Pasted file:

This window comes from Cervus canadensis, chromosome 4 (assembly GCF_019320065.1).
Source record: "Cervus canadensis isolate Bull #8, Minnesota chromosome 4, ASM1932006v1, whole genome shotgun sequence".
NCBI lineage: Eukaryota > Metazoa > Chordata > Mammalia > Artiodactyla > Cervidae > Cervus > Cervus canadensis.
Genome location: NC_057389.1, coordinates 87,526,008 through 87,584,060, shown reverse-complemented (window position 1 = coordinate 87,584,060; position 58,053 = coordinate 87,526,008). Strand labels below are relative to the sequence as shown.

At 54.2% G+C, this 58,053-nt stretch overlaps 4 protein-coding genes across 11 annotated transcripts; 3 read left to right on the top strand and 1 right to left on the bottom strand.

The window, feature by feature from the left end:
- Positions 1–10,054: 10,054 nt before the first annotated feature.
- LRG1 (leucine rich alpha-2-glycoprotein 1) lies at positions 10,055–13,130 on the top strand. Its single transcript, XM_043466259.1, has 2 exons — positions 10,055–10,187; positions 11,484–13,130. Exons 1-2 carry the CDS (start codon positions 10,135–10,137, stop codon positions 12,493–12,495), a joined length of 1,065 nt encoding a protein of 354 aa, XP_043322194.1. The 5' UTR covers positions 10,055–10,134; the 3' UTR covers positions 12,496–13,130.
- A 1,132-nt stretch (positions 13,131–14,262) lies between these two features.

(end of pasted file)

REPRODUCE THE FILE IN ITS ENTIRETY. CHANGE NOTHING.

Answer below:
This window comes from Cervus canadensis, chromosome 4 (assembly GCF_019320065.1).
Source record: "Cervus canadensis isolate Bull #8, Minnesota chromosome 4, ASM1932006v1, whole genome shotgun sequence".
NCBI lineage: Eukaryota > Metazoa > Chordata > Mammalia > Artiodactyla > Cervidae > Cervus > Cervus canadensis.
Genome location: NC_057389.1, coordinates 87,526,008 through 87,584,060, shown reverse-complemented (window position 1 = coordinate 87,584,060; position 58,053 = coordinate 87,526,008). Strand labels below are relative to the sequence as shown.

At 54.2% G+C, this 58,053-nt stretch overlaps 4 protein-coding genes across 11 annotated transcripts; 3 read left to right on the top strand and 1 right to left on the bottom strand.

The window, feature by feature from the left end:
- Positions 1–10,054: 10,054 nt before the first annotated feature.
- LRG1 (leucine rich alpha-2-glycoprotein 1) lies at positions 10,055–13,130 on the top strand. Its single transcript, XM_043466259.1, has 2 exons — positions 10,055–10,187; positions 11,484–13,130. Exons 1-2 carry the CDS (start codon positions 10,135–10,137, stop codon positions 12,493–12,495), a joined length of 1,065 nt encoding a protein of 354 aa, XP_043322194.1. The 5' UTR covers positions 10,055–10,134; the 3' UTR covers positions 12,496–13,130.
- A 1,132-nt stretch (positions 13,131–14,262) lies between these two features.